Because the recently reorganized Associated Press refused to sell its services to several of his papers, most of them evening dailies in competition with existing AP franchise holders, in 1907 Scripps merged three smaller syndicates under his ownership or control, the Publishers Press Association, the Scripps-McRae Press Association, the Scripps News Association, to form United Press Associations, with headquarters in New York City. Scripps had been a subscriber to an earlier news agency named United Press, that existed in the late 1800s in cooperation with management of the original New York-based AP and in existential competition with two Chicago-based organizations using the AP name. Drawing lessons from the battles between the earlier United Press and the various AP's, Scripps required that there be no restrictions on who could buy news from his news service, he made the new UP service available to anyone, including his competitors. Scripps hoped to make a profit from selling that news to papers owned by others.
At that time and until World War II, most newspapers relied on news agencies for stories outside their immediate geographic areas. Despite strong newspaper industry opposition, UP started to sell news to the new and competitive radio medium in 1935, years before competitor AP, controlled by the newspaper industry, did likewise. Scripps' United Press was considered "a scrappy alternative" news source to the AP. UP reporters were called "Unipressers" and were noted for their fiercely aggressive and competitive streak. Another hallmark of the company's culture was little formal training of reporters, they were weaned on UP's famous and well-documented slogan of "Get it first, but FIRST, get it RIGHT." Despite controversy, UP became a common training ground for generations of journalists. Walter Cronkite, who started with United Press in Kansas City, gained fame for his coverage of World War II in Europe and turned down Edward R. Murrow's first offer of a CBS job to stay with UP, but who went on to anchor the CBS Evening News, once said, "I felt every Unipresser got up in the morning saying,'This is the day I'm going to be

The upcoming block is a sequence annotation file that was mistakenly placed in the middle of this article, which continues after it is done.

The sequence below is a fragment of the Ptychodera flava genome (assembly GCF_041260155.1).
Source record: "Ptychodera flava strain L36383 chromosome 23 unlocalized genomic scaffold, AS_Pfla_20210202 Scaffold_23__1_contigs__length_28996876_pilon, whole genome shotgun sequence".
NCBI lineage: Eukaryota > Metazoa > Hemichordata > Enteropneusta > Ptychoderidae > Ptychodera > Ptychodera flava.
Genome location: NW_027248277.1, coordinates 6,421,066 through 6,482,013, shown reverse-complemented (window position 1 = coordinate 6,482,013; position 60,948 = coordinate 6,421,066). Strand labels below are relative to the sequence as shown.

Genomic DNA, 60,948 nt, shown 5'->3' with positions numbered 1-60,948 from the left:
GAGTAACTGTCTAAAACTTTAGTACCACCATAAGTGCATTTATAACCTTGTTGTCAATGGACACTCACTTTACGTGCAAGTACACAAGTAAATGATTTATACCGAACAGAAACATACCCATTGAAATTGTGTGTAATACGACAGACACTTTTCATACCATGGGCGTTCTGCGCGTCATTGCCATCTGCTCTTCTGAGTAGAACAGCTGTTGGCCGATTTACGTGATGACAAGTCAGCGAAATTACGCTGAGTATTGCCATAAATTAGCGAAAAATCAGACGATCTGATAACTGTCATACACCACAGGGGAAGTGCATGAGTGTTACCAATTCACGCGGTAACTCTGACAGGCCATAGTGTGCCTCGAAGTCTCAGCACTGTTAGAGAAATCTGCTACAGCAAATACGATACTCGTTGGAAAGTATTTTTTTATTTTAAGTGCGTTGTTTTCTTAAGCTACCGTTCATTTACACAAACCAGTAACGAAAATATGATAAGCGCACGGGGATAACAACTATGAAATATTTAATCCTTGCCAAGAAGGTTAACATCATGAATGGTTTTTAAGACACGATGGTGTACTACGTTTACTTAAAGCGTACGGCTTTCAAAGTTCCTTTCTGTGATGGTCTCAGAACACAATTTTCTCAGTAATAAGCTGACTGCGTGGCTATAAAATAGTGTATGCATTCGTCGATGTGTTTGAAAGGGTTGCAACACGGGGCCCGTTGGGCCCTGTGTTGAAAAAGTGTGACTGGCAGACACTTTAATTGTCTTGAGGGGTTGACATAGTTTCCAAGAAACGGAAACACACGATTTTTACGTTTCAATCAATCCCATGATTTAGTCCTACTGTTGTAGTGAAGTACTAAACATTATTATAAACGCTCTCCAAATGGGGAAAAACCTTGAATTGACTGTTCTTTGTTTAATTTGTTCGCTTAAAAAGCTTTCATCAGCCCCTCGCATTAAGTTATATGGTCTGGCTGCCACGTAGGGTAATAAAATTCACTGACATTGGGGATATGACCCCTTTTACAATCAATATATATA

Trinidad and Tobago
Trinidad and Tobago the Republic of Trinidad and Tobago, is a twin island country, the southernmost nation of the West Indies in the Caribbean. It is situated 130 kilometres south of Grenada off the northern edge of the South American mainland, 11 kilometres off the coast of northeastern Venezuela, it shares maritime boundaries with Barbados to the northeast, Grenada to the northwest, Guyana to the southeast, Venezuela to the south and west. The island of Trinidad was a Spanish colony from the arrival of Christopher Columbus in 1498 until Spanish governor Don José María Chacón surrendered the island to a British fleet under the command of Sir Ralph Abercromby in 1797. During the same period, the island of Tobago changed hands among Spanish, French and Courlander colonisers more times than any other island in the Caribbean. Trinidad and Tobago were ceded to Britain in 1802 under the Treaty of Amiens as separate states and unified in 1889. Trinidad and Tobago obtained independence in 1962 and became a republic in 1976.
As of 2015, the sovereign state of Trinidad and Tobago had the third highest GDP per capita based on purchasing power parity in the Americas after the United States and Canada. It is recognised by the World Bank as a high-income economy. Unlike most of the English-speaking Caribbean, the economy is industrial with an emphasis on petroleum and petrochemicals. Trinidad and Tobago is known for its Carnival and Diwali celebrations and as the birthplace of steelpan, the limbo, music styles such as calypso, soca and chutney. Historian E. L. Joseph claimed that Trinidad's Amerindian name was Cairi or "Land of the Humming Bird", derived from the Arawak name for hummingbird, ierèttê or yerettê. However, other authors dispute this etymology with some claiming that cairi does not mean hummingbird and some claiming that kairi, or iere means island. Christopher Columbus renamed it "La Isla de la Trinidad", fulfilling a vow made before setting out on his third voyage of exploration. Tobago's cigar-like shape may have given it its Spanish name and some of its other Amerindian names, such as Aloubaéra and Urupaina, although the English pronunciation is /təˈbeɪɡoʊ/, rhyming with lumbago, "may go".